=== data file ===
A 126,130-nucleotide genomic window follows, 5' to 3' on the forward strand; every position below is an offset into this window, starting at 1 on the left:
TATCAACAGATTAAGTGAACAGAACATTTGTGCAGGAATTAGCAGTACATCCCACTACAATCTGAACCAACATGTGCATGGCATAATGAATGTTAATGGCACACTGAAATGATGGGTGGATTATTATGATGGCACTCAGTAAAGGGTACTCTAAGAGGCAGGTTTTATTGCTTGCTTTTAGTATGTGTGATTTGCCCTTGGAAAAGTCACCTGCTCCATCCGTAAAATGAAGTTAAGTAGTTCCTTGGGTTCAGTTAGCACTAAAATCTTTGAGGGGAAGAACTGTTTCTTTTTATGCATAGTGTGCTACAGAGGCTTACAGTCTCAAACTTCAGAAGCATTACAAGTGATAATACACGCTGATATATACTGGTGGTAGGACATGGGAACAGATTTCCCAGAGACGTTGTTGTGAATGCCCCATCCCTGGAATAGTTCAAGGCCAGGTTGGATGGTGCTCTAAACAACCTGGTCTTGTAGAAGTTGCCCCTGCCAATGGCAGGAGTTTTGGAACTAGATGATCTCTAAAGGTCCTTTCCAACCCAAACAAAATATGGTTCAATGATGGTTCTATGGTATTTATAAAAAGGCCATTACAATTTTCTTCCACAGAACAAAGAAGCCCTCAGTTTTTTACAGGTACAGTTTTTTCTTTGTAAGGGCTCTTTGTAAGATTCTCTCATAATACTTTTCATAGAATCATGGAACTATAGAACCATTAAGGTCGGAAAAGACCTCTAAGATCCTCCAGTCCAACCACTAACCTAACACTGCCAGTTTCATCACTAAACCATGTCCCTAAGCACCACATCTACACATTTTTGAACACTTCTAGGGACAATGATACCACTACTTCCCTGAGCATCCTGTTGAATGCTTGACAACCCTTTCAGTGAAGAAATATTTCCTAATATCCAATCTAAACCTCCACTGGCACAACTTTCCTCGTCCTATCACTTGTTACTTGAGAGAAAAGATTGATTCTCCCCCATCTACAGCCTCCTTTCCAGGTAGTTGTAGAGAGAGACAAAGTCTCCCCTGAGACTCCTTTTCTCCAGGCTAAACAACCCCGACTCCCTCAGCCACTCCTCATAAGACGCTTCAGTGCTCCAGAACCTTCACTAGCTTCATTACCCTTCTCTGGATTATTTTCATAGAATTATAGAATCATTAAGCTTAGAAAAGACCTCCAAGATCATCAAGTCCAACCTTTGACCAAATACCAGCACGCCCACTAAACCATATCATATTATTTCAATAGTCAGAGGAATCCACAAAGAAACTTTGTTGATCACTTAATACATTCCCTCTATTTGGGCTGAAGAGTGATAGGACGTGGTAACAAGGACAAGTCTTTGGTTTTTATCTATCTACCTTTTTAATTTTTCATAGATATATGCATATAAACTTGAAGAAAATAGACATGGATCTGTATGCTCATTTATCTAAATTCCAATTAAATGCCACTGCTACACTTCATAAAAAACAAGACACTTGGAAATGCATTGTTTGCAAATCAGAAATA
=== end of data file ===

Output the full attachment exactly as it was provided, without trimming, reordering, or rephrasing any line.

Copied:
A 126,130-nucleotide genomic window follows, 5' to 3' on the forward strand; every position below is an offset into this window, starting at 1 on the left:
TATCAACAGATTAAGTGAACAGAACATTTGTGCAGGAATTAGCAGTACATCCCACTACAATCTGAACCAACATGTGCATGGCATAATGAATGTTAATGGCACACTGAAATGATGGGTGGATTATTATGATGGCACTCAGTAAAGGGTACTCTAAGAGGCAGGTTTTATTGCTTGCTTTTAGTATGTGTGATTTGCCCTTGGAAAAGTCACCTGCTCCATCCGTAAAATGAAGTTAAGTAGTTCCTTGGGTTCAGTTAGCACTAAAATCTTTGAGGGGAAGAACTGTTTCTTTTTATGCATAGTGTGCTACAGAGGCTTACAGTCTCAAACTTCAGAAGCATTACAAGTGATAATACACGCTGATATATACTGGTGGTAGGACATGGGAACAGATTTCCCAGAGACGTTGTTGTGAATGCCCCATCCCTGGAATAGTTCAAGGCCAGGTTGGATGGTGCTCTAAACAACCTGGTCTTGTAGAAGTTGCCCCTGCCAATGGCAGGAGTTTTGGAACTAGATGATCTCTAAAGGTCCTTTCCAACCCAAACAAAATATGGTTCAATGATGGTTCTATGGTATTTATAAAAAGGCCATTACAATTTTCTTCCACAGAACAAAGAAGCCCTCAGTTTTTTACAGGTACAGTTTTTTCTTTGTAAGGGCTCTTTGTAAGATTCTCTCATAATACTTTTCATAGAATCATGGAACTATAGAACCATTAAGGTCGGAAAAGACCTCTAAGATCCTCCAGTCCAACCACTAACCTAACACTGCCAGTTTCATCACTAAACCATGTCCCTAAGCACCACATCTACACATTTTTGAACACTTCTAGGGACAATGATACCACTACTTCCCTGAGCATCCTGTTGAATGCTTGACAACCCTTTCAGTGAAGAAATATTTCCTAATATCCAATCTAAACCTCCACTGGCACAACTTTCCTCGTCCTATCACTTGTTACTTGAGAGAAAAGATTGATTCTCCCCCATCTACAGCCTCCTTTCCAGGTAGTTGTAGAGAGAGACAAAGTCTCCCCTGAGACTCCTTTTCTCCAGGCTAAACAACCCCGACTCCCTCAGCCACTCCTCATAAGACGCTTCAGTGCTCCAGAACCTTCACTAGCTTCATTACCCTTCTCTGGATTATTTTCATAGAATTATAGAATCATTAAGCTTAGAAAAGACCTCCAAGATCATCAAGTCCAACCTTTGACCAAATACCAGCACGCCCACTAAACCATATCATATTATTTCAATAGTCAGAGGAATCCACAAAGAAACTTTGTTGATCACTTAATACATTCCCTCTATTTGGGCTGAAGAGTGATAGGACGTGGTAACAAGGACAAGTCTTTGGTTTTTATCTATCTACCTTTTTAATTTTTCATAGATATATGCATATAAACTTGAAGAAAATAGACATGGATCTGTATGCTCATTTATCTAAATTCCAATTAAATGCCACTGCTACACTTCATAAAAAACAAGACACTTGGAAATGCATTGTTTGCAAATCAGAAATA